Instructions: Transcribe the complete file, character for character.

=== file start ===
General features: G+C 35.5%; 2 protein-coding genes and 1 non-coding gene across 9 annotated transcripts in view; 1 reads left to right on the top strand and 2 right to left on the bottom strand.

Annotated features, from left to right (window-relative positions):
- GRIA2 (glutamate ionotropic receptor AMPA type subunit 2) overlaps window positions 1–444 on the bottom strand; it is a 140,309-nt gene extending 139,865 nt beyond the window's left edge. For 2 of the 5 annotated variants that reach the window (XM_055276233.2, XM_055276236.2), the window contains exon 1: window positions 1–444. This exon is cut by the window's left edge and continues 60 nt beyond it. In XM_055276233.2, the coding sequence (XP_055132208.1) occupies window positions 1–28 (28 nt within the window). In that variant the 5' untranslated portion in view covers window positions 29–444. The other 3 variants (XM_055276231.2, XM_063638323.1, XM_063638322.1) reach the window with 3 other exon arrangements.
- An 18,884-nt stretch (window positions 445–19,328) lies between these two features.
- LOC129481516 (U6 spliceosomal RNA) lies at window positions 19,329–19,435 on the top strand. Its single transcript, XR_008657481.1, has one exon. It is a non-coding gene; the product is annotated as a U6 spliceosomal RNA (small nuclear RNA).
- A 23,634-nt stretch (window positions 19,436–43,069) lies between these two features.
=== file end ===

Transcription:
General features: G+C 35.5%; 2 protein-coding genes and 1 non-coding gene across 9 annotated transcripts in view; 1 reads left to right on the top strand and 2 right to left on the bottom strand.

Annotated features, from left to right (window-relative positions):
- GRIA2 (glutamate ionotropic receptor AMPA type subunit 2) overlaps window positions 1–444 on the bottom strand; it is a 140,309-nt gene extending 139,865 nt beyond the window's left edge. For 2 of the 5 annotated variants that reach the window (XM_055276233.2, XM_055276236.2), the window contains exon 1: window positions 1–444. This exon is cut by the window's left edge and continues 60 nt beyond it. In XM_055276233.2, the coding sequence (XP_055132208.1) occupies window positions 1–28 (28 nt within the window). In that variant the 5' untranslated portion in view covers window positions 29–444. The other 3 variants (XM_055276231.2, XM_063638323.1, XM_063638322.1) reach the window with 3 other exon arrangements.
- An 18,884-nt stretch (window positions 445–19,328) lies between these two features.
- LOC129481516 (U6 spliceosomal RNA) lies at window positions 19,329–19,435 on the top strand. Its single transcript, XR_008657481.1, has one exon. It is a non-coding gene; the product is annotated as a U6 spliceosomal RNA (small nuclear RNA).
- A 23,634-nt stretch (window positions 19,436–43,069) lies between these two features.